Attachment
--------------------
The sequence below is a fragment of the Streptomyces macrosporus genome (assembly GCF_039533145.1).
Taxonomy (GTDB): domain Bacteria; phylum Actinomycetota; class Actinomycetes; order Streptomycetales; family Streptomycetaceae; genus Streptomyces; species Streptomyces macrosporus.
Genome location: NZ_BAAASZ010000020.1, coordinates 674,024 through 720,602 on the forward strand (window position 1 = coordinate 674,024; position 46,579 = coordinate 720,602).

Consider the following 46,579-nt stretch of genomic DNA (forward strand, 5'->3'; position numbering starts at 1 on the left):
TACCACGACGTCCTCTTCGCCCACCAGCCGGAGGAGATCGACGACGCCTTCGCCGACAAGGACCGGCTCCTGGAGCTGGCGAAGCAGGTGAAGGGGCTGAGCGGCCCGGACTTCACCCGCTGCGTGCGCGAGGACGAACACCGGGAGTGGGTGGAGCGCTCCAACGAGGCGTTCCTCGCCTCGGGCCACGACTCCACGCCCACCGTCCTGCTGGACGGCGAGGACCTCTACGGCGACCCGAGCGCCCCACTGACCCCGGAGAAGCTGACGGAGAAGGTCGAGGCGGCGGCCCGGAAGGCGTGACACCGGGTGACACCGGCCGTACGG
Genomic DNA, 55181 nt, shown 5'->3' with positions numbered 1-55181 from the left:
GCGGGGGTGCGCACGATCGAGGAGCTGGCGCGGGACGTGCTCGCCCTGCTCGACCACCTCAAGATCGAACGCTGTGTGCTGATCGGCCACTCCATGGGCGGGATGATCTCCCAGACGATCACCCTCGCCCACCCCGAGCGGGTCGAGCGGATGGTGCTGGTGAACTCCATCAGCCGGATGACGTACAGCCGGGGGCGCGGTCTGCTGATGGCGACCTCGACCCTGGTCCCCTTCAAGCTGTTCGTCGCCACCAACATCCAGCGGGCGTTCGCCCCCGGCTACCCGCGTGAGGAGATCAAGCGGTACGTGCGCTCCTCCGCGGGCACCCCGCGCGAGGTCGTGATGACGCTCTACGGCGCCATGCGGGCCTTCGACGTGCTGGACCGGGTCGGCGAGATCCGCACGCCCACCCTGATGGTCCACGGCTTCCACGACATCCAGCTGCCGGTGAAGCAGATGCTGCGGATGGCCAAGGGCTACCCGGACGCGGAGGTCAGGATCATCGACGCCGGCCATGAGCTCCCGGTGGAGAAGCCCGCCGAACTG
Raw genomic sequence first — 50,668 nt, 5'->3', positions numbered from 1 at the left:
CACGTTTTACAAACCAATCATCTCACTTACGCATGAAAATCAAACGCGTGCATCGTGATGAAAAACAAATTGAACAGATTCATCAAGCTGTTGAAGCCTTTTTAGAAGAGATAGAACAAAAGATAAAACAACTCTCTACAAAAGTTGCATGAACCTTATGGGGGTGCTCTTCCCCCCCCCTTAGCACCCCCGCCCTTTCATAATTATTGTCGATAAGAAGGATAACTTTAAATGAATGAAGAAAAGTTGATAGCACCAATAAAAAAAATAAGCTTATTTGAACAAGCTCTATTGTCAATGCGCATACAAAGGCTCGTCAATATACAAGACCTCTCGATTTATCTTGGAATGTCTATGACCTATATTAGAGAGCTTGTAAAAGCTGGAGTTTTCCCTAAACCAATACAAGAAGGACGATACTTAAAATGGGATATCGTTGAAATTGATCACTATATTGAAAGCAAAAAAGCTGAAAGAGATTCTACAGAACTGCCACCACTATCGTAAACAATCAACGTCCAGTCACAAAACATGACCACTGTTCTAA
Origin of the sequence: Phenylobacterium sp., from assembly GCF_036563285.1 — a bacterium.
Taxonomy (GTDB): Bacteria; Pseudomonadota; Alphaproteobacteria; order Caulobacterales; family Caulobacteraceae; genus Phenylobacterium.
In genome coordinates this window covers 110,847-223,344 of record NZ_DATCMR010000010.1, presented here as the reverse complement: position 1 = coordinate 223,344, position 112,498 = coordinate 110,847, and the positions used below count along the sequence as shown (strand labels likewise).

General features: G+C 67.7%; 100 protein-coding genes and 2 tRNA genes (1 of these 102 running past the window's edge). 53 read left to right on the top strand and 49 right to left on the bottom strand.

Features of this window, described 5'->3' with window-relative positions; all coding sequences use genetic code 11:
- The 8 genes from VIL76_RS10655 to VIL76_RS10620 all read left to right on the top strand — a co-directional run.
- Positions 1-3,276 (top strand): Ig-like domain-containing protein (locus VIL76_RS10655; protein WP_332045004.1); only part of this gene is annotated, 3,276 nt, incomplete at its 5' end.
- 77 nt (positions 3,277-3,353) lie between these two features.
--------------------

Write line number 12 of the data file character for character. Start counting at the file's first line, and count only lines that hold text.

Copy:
In genome coordinates this window covers 110,847-223,344 of record NZ_DATCMR010000010.1, presented here as the reverse complement: position 1 = coordinate 223,344, position 112,498 = coordinate 110,847, and the positions used below count along the sequence as shown (strand labels likewise).